India will support Sri Lanka’s debt restructuring plan, Bloomberg News reported on Tuesday, as the island nation looks to trim its huge public expenditure to win approval for a crucial bailout from the International Monetary Fund.
Sri Lanka is facing its worst economic crisis since independence from Britain in 1948, and policymakers have been grappling with multiple challenges over the past year including a shortage of dollars, runaway inflation and a steep recession.
India formally notified on Monday that it would support Sri Lanka’s debt restructuring plan, Bloomberg reported on Tuesday, citing a source with knowledge of the matter, adding an announcement could come later in the day.
New Delhi’s backing comes at a critical time for Sri Lanka as it has to put its massively indebted public finances in order to unlock a $2.9 billion IMF loan that was agreed in September.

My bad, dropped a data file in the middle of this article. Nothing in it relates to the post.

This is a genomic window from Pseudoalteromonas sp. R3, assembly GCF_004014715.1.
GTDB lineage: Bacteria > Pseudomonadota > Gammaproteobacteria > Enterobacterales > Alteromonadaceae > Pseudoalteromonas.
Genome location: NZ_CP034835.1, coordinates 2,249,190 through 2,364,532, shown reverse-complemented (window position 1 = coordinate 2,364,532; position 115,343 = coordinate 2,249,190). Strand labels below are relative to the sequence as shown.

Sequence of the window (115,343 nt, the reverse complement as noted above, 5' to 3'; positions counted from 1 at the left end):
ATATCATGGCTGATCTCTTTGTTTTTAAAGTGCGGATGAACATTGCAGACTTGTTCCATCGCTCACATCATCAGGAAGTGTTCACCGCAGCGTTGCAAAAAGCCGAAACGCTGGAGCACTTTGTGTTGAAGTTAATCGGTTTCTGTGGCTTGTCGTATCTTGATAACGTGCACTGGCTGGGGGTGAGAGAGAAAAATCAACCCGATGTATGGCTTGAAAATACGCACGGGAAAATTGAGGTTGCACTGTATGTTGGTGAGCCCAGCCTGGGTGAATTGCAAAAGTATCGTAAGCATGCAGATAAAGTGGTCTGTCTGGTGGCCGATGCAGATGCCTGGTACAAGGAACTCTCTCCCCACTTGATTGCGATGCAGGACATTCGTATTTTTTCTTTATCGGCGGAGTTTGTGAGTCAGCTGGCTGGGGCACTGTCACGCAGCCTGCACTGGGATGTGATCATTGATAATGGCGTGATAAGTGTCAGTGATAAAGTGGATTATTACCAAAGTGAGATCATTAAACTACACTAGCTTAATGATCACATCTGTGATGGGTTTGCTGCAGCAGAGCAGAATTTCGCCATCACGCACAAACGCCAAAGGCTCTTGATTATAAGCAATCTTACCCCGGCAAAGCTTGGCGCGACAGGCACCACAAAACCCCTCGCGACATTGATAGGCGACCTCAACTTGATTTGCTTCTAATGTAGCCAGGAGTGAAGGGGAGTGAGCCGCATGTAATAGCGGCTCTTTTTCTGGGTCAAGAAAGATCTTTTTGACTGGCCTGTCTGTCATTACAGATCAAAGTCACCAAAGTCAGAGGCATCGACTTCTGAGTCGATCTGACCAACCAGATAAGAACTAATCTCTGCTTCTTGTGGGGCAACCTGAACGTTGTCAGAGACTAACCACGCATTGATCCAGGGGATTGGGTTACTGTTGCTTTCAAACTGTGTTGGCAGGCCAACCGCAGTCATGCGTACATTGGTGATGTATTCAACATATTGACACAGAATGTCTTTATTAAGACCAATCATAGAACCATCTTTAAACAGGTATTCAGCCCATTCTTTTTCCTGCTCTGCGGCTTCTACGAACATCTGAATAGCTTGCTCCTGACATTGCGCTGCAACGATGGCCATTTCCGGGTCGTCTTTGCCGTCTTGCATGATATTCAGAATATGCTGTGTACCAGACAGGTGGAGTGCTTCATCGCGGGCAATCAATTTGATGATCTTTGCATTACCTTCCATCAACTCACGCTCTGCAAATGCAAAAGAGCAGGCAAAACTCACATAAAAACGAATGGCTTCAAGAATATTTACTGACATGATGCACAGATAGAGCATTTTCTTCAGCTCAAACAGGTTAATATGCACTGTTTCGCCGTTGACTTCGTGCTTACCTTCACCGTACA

“Talks with bilateral lenders including India and China to restructure Sri Lanka’s debt are progressing well and we are hopeful of finalizing support from the IMF in the first quarter of 2023,” Sri Lanka’s cabinet spokesperson, Bandula Gunawardana, told reporters on Tuesday.
A spokesperson for India’s finance ministry declined to comment. Sri Lanka’s finance ministry did not respond to a request for comment.
Sri Lanka has to secure prior financing assurances from creditors, put its heavy debt burden on a sustainable path and increase public revenue before the global lender will disburse the funds, the IMF has said.
The IMF has stressed the importance of joint talks involving three of Sri Lanka’s main bilateral creditors – China, Japan and India.
Sri Lanka’s cabinet said on Tuesday that it would cut its recurrent budget expenditure by 6% in 2023 and had approved a proposal to delay salaries of some public employees to manage public finances.
“Under successive governments Sri Lanka has printed money to bridge the gap between public revenue and expenditure, but due to the financial crisis and our attempts to get support from the IMF there are restrictions to print money, so the only option is to reduce expenditure,” Gunawardana said.
The government is hoping to reduce its 2023 budget deficit to 7.9% of gross domestic product, from an expected 9.8% of GDP in 2022, or 2.2 trillion Sri Lankan rupees ($6.03 billion).